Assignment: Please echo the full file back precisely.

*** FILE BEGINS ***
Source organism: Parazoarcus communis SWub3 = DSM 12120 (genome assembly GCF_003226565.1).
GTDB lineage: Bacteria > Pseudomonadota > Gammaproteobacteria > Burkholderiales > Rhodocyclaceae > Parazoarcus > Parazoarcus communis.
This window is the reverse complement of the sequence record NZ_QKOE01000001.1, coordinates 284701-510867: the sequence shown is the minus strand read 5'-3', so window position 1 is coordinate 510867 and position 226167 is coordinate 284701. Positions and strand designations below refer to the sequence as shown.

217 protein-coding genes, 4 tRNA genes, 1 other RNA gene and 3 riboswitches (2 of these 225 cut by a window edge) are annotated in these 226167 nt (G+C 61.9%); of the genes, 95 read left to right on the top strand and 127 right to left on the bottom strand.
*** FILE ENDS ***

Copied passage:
Source organism: Parazoarcus communis SWub3 = DSM 12120 (genome assembly GCF_003226565.1).
GTDB lineage: Bacteria > Pseudomonadota > Gammaproteobacteria > Burkholderiales > Rhodocyclaceae > Parazoarcus > Parazoarcus communis.
This window is the reverse complement of the sequence record NZ_QKOE01000001.1, coordinates 284701-510867: the sequence shown is the minus strand read 5'-3', so window position 1 is coordinate 510867 and position 226167 is coordinate 284701. Positions and strand designations below refer to the sequence as shown.

217 protein-coding genes, 4 tRNA genes, 1 other RNA gene and 3 riboswitches (2 of these 225 cut by a window edge) are annotated in these 226167 nt (G+C 61.9%); of the genes, 95 read left to right on the top strand and 127 right to left on the bottom strand.